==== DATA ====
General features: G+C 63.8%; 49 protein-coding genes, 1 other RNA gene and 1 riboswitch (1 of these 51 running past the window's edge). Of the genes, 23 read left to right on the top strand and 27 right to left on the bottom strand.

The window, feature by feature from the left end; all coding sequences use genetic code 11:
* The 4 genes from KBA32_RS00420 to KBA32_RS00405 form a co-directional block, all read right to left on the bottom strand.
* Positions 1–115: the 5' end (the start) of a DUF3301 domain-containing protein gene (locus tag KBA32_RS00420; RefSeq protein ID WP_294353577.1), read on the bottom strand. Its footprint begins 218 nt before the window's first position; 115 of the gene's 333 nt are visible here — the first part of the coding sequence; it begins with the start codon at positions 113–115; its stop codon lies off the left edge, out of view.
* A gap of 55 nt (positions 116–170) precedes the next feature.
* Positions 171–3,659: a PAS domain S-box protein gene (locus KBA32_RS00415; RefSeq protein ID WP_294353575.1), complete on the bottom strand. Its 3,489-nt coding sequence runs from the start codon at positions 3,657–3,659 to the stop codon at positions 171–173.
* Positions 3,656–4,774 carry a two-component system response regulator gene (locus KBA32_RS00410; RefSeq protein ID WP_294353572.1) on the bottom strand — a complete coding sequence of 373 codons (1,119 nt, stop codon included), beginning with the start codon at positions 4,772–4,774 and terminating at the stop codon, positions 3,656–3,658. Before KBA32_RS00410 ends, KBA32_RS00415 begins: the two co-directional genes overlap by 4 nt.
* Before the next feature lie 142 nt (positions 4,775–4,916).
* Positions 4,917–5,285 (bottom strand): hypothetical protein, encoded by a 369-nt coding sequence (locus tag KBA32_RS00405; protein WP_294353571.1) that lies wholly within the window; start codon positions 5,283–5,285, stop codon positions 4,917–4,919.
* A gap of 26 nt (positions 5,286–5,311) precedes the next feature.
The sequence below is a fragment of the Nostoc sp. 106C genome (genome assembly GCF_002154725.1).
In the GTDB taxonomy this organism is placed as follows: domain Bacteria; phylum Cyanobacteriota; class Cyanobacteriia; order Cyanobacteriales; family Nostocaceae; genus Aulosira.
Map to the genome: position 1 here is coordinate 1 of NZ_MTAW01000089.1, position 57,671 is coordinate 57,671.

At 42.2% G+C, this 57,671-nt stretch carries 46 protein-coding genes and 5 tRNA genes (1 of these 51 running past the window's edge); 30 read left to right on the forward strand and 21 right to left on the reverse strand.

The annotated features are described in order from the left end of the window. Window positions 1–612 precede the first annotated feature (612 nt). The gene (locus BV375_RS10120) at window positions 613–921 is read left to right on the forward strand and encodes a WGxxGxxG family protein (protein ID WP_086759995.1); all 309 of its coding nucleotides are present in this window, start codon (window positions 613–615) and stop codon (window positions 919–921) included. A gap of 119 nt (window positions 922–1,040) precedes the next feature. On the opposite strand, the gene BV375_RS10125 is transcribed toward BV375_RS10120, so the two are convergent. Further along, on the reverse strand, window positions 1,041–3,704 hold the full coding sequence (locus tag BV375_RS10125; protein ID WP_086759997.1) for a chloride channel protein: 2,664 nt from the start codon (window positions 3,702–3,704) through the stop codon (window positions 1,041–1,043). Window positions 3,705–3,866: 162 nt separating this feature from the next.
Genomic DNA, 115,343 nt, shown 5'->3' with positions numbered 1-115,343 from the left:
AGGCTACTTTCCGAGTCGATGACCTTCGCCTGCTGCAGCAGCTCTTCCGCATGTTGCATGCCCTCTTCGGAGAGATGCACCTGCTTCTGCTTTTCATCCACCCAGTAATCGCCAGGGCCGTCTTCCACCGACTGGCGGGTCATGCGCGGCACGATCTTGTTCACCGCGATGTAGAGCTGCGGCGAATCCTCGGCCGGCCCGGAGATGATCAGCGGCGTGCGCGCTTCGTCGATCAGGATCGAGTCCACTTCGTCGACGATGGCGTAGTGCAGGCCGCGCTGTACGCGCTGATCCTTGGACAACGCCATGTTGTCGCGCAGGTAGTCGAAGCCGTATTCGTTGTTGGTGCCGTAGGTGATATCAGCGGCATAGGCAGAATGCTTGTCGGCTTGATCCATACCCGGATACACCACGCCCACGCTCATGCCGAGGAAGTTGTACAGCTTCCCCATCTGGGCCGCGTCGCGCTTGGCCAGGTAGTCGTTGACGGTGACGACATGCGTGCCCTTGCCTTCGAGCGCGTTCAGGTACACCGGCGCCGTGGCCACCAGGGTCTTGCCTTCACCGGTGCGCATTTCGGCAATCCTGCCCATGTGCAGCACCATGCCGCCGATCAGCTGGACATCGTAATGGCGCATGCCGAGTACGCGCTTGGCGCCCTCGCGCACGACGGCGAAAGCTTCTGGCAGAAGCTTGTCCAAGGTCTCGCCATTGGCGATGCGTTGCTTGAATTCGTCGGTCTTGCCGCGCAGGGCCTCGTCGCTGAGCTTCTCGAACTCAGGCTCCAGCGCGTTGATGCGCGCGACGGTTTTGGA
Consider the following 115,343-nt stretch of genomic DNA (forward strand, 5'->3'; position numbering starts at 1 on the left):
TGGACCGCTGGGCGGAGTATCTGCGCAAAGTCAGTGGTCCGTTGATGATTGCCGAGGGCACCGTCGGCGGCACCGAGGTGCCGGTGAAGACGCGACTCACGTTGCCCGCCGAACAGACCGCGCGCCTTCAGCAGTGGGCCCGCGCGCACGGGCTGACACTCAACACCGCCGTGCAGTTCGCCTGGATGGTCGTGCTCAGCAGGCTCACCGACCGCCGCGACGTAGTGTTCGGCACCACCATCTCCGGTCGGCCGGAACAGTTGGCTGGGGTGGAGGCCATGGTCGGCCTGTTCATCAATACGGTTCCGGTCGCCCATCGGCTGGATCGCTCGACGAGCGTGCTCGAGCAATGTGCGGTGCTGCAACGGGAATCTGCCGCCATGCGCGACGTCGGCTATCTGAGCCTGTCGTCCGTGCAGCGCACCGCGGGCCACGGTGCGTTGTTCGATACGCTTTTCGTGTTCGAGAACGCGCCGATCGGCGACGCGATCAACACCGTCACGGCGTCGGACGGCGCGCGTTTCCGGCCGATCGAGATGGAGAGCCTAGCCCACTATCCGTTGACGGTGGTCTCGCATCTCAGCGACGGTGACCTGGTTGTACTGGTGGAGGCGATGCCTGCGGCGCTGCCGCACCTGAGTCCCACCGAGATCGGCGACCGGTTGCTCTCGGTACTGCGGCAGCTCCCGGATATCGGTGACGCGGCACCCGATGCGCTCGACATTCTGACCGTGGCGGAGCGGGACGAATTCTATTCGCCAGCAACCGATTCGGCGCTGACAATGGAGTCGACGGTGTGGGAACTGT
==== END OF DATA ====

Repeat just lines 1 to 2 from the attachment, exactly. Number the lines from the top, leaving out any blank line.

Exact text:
General features: G+C 63.8%; 49 protein-coding genes, 1 other RNA gene and 1 riboswitch (1 of these 51 running past the window's edge). Of the genes, 23 read left to right on the top strand and 27 right to left on the bottom strand.

The window, feature by feature from the left end; all coding sequences use genetic code 11: